This Is Your Brain On Menopause

Contrary to expectations, your mind actually improves. (And if it doesn’t you’ll forget anyway).

By Tara Parker-Pope

Your Brain and Menopause

In an art class at the University of Arizona, 55-year old Suzanne Torsheya stepped back to look at her sculpture in progress. The jumble of wires and tubes was suddenly familiar. "I saw the frazzled nerves and the confusion," she says. "I thought, ‘This is my brain on menopause.’" Torsheya began to describe the work to her instructor, who was about the same age, but the teacher interrupted her, saying, "You don’t have to explain it to me." Chances are you too have had days when your menopausal brain just doesn’t seem to work the way it used to. Is the problem all in your head? Or not?

Your Brain’s Still Blooming

On balance, the research is reassuring. For starters, your brain never stops developing—and where there’s growth, there’s hope. Researchers at Harvard University’s McLean Hospital looked at 163 normal human brains from birth to age 76, focusing on myelin, the insulation wrapped around the wires of nerve cells. Myelin affects how quickly you think, act, learn and process information. Until this study, scientists believed that myelin developed only during infancy and childhood. But the study found myelin also increased dramatically in the fifth decade (by 33 percent) and the sixth decade (by a whopping 55 percent). The later growth spurts all occurred in the part of the brain associated with emotional learning, and that may explain a lot about emotional maturity, notes Francine Benes, director of the Harvard Brain Tissue Resource Center at McLean: Psychological studies show that midlife is a time when adults have less anxiety and higher self-esteem than before; the extra brain insulation may have something to do with this. As we age, we rely more on the creative, intuitive left side of the brain, says New York University neuropsychologist Elkhonon Goldberg, author of The Wisdom Paradox. Aging also builds up the brain’s reservoir of "generic memories," knowledge gained from experience. This may be why we get better at problem-solving or sizing up a situation—why, in other words, we really do get wiser.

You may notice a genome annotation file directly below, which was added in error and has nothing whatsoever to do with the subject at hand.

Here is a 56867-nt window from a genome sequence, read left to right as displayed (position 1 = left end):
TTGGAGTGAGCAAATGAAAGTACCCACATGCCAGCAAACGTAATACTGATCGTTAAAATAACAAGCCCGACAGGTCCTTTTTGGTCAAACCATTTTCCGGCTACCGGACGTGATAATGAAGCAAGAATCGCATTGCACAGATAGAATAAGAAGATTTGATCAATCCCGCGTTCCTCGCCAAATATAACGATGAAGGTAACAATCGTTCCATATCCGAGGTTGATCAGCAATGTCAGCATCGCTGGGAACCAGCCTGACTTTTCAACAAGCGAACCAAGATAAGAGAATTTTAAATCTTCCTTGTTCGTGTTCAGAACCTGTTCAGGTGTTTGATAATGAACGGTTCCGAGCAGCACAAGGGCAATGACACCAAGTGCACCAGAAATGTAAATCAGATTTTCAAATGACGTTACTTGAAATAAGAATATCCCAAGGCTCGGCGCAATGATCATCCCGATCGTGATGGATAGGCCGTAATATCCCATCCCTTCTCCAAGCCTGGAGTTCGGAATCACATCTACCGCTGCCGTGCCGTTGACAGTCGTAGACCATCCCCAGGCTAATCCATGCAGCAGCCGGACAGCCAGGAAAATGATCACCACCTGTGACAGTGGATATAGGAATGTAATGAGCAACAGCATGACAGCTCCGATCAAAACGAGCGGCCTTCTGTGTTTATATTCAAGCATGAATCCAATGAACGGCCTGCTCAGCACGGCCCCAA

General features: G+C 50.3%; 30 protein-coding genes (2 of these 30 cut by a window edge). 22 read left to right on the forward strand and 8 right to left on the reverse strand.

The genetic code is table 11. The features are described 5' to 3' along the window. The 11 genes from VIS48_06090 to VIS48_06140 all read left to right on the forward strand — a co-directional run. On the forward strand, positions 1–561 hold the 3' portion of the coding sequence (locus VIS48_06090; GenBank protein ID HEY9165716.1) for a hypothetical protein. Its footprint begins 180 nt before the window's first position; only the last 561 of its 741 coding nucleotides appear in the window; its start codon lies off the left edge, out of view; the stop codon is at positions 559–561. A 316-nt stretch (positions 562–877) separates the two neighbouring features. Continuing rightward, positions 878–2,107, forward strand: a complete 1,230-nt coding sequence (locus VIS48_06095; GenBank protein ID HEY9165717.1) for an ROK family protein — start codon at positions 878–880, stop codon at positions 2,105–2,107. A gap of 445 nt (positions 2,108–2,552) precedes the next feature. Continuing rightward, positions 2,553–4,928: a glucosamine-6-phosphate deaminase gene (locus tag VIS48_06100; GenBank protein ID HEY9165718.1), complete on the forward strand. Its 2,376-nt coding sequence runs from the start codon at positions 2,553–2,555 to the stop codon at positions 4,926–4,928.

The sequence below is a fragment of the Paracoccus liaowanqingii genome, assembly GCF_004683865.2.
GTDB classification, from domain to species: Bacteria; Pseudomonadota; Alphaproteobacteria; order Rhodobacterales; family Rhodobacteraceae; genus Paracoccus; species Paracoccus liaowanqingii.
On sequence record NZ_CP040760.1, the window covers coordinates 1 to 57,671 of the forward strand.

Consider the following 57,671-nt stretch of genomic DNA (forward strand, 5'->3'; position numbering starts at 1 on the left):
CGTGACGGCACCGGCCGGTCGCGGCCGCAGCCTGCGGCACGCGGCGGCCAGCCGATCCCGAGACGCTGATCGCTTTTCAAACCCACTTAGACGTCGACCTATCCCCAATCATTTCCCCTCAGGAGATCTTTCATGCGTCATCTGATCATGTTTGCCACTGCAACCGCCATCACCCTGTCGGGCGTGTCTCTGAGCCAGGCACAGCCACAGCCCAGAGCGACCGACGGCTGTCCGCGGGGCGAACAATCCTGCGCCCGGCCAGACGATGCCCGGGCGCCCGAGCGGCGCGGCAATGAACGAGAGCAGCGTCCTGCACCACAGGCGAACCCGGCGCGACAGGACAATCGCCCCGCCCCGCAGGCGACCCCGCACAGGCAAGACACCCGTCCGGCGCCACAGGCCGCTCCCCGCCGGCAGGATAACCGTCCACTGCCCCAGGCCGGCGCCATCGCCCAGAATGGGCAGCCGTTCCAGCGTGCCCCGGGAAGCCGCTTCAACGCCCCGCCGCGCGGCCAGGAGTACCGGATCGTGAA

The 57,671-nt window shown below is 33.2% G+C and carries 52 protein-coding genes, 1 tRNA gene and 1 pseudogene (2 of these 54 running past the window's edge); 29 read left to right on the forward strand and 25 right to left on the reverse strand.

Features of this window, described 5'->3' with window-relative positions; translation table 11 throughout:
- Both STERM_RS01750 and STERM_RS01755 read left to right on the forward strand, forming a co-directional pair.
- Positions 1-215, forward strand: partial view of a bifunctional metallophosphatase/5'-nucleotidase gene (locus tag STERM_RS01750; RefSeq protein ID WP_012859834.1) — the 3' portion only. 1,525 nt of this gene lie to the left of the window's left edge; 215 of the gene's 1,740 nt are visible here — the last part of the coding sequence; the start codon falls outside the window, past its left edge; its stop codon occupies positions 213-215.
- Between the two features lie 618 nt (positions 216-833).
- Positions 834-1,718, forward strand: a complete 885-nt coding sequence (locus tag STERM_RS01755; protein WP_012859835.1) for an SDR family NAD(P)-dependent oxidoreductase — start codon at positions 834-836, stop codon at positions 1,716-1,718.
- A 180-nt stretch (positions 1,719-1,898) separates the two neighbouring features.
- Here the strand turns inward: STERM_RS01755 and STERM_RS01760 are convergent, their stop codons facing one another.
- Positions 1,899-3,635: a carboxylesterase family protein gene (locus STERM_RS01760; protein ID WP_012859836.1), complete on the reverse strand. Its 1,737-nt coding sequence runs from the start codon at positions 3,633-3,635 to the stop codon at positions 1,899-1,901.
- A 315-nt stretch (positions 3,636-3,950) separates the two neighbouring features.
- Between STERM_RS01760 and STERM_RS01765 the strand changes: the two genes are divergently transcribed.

The Estrogen Connection

But something else happens to us with age: We start to lose estrogen, which "lubricates" our brain. Estrogen may raise levels of acetylcholine, which is involved in the thinking process and memory function; it may also increase brain blood flow, which helps gray matter function more efficiently. But does the decline in estrogen explain meno-brain? A study at Kings College in England used MRI scans to study the brains of 32 women who took, or didn’t take, a drug that suppresses ovarian function. The women were given memory tasks while being scanned. In those whose ovaries were working, the brain areas related to memory lit up, indicating increased blood flow. But in those taking the drug (and thus not producing estrogen), the memory area didn’t light up. Worse: When the drug was stopped and the ovaries began working again, most parts of the brain recovered—but one notable area in the front of the brain didn’t. That may help explain the fuzzy-headedness of menopause.

But some researchers argue those changes in brain scans don’t translate into any meaningful loss in daily functioning. In a study in Melbourne, Australia, memory tests showed no detectable difference between menopausal women and women of other ages. Nor was there any difference between women taking estrogen therapy drugs and those not taking the drugs. "This is good news," says study author Victor W. Henderson, a Stanford University neurology professor. "It means the loss of estrogen, at least in the short run, doesn’t affect memory skills."

Does replacing estrogen help your brain? Many doctors are convinced it can make things better. In one study, women who used hormones for 10 years had a decreased risk of Alzheimer’s. And researchers at Yale found that women on daily estrogen actually improved their reading and memory scores.

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